There’s more to care than providing the basics – we should
also help people to develop forms of self-expression through hobbies and
interests, says Yasmin Alibhai-Brown.
In a climate dominated by performance indicators, outcome
measures and Best Value regimes, service providers are now almost entirely
focused on the material, tangible and measurable.
Measurable needs are assessed, and met by measurable
interventions. Those at the receiving end too are getting used to totting up
how many times the carer appears and how many hours she or he is allocated to
carry out strictly defined tasks. But looking at my ageing mother who lives,
with other older people, in a flat in a very well run housing association
sheltered property, I observe the limitations of re-defining people who need
social care as customers.
Older people, looked-after children, families in trouble,
dysfunctional teenagers and children, and people with mental illness are
probably provided with basic care most of the time. They get help with bathing,
cleaning and shopping, distress management, maybe some specialist input by
expert therapists. But there is rarely any attention paid to the fact that
human beings harbour all sorts of interests, personal histories and desires. In
an excellent collection of essays, The Good Life, published by Demos a
few years ago, the editors rightly point out that "a fulfilled life has
some ‘project’, a goal or end". I know that my mother often just wants her
carer to sit, have a cup of tea and stick old photos in an album. She is
willing to forgo the shopping and cleaning on these days. But the carer has her
"to do" list and is not allowed to respond to these requests.
This is deprivation – as is the lack of warm physical
contact in the lives of the many who need social care. For all sorts of reasons
and sometimes with the best of intentions (child protection is one) touch,
strokes and hugs do not feature in care packages.
One social worker told me that many of her clients needed
physical affirmation and encouragement to take up interests more than they
needed routine care packages. She understands the enormous healing potential of
hobbies, interests and leisure activities and reports seeing transformations in
people which astounded everyone. She is an exceptional woman who, in her own
time, for example, helped a bereaved pensioner to get an allotment and he got
his spirit back within weeks.
A few years ago I wrote a book for Age Concern on the needs
of elders from 10 different immigrant communities in Britain. Many of the
Jewish elders I talked to wanted space to share their memories, which for too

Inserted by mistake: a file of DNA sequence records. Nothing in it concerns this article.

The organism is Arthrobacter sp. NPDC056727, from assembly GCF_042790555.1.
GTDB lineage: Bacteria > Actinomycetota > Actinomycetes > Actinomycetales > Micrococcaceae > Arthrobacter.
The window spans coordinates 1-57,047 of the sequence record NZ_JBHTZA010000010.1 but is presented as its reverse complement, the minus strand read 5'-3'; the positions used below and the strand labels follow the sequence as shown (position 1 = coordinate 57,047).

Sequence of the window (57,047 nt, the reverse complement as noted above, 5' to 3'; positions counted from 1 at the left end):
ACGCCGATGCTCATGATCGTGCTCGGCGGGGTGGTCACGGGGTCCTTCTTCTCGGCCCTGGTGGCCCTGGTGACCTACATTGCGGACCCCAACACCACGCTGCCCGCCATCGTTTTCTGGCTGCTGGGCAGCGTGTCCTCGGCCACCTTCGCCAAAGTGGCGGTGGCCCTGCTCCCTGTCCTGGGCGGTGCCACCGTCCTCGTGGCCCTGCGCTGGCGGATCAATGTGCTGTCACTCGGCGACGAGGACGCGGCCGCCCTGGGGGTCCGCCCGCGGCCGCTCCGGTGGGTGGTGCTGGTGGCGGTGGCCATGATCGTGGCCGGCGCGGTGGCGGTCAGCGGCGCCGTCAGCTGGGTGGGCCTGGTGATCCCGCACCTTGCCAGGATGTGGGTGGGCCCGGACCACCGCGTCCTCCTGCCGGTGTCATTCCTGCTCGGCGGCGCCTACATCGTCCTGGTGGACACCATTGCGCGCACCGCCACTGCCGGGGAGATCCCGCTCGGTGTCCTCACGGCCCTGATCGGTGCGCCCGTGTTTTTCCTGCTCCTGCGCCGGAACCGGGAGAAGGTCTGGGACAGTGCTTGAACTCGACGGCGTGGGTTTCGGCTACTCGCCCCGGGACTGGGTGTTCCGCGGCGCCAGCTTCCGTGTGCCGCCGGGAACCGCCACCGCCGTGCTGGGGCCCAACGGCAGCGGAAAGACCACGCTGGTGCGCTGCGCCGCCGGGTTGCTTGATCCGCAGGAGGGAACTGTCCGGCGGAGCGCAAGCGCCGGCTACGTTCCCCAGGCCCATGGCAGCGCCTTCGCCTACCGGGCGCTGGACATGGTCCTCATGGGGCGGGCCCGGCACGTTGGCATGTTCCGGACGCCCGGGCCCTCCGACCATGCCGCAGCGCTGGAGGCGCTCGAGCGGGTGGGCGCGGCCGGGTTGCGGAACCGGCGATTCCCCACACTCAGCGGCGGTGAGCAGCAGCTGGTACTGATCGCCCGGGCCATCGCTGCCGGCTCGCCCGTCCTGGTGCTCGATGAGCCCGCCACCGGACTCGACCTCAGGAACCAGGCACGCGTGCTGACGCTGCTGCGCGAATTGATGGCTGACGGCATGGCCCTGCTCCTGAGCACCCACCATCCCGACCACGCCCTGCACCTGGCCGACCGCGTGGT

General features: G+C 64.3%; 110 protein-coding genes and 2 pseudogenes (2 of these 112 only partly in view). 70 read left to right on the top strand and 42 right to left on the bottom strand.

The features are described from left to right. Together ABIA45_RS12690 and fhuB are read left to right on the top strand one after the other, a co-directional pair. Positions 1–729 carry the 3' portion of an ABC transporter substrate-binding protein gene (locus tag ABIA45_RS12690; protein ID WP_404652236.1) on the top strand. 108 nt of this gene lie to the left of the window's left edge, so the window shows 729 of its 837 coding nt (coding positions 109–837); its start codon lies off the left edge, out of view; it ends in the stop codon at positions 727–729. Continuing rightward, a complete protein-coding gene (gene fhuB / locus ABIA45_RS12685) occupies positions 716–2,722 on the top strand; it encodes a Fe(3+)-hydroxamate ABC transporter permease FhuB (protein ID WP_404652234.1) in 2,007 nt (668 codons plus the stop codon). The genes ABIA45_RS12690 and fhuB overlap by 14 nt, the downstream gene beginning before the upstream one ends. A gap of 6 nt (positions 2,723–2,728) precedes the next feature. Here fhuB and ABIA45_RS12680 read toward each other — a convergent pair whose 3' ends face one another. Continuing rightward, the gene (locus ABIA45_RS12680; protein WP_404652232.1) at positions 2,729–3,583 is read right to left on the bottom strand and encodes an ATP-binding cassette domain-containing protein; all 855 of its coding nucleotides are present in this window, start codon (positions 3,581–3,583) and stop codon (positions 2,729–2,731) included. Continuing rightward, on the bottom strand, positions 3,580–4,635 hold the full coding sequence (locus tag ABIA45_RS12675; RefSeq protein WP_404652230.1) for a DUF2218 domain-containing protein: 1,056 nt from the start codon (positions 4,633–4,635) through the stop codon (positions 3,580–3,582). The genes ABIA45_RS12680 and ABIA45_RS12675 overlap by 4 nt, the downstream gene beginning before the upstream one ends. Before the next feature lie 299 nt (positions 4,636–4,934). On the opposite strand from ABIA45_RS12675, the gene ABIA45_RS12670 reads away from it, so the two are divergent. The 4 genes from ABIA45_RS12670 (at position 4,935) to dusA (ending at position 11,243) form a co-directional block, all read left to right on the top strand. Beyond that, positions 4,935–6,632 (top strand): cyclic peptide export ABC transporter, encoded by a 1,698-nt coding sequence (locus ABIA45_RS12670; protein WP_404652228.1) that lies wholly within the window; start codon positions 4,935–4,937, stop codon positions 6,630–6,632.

long had been hidden inside their hearts. Most Chinese older people were
silenced by loneliness and wanted the chance to meet others and play
traditional board games. Asians craved the space to reminisce and to play
I saw some excellent small scale projects which endeavoured
to fulfil some of these clear desires. In one residential home with a mixed
population, volunteers had been recruited to do a local history project using
photographs. This was used as a springboard to get the residents to develop
life books of their own with information about places they had lived and using
photos they had.
At a children’s home I visited when researching a book, I
met two young, bright teenagers who were very keen on the media and had started
a cuttings album of stories they found interesting. They analysed these and
then wrote down their views, commenting on the tone, the perspective, the bias,
and the kind of newspaper ideology the pieces sprung from. It revealed their
vast potential, which was being ignored.
We know that drama and art can be used for therapeutic
purposes for people with mental illness, but why not extend both the kinds of
activity and the people who can access them?
With the government stressing the importance of volunteering
perhaps this is an area that can be better developed. It could work like this:
local authorities and voluntary agencies would recruit writers, drama experts,
gardeners, chefs and others in the local area who would be asked to contribute
a few hours of their time to go into institutions or groups and share their
Professionals and artists in the US do this regularly in schools
and young people’s projects. Those who wanted to could then be helped to
develop their interests, thereby motivating people who are often patronised and
turned into passive recipients of care or support. We need to do this because,
as the shampoo advert on TV says, these people are worth it.
Yasmin Alibhai-Brown is a journalist and broadcaster.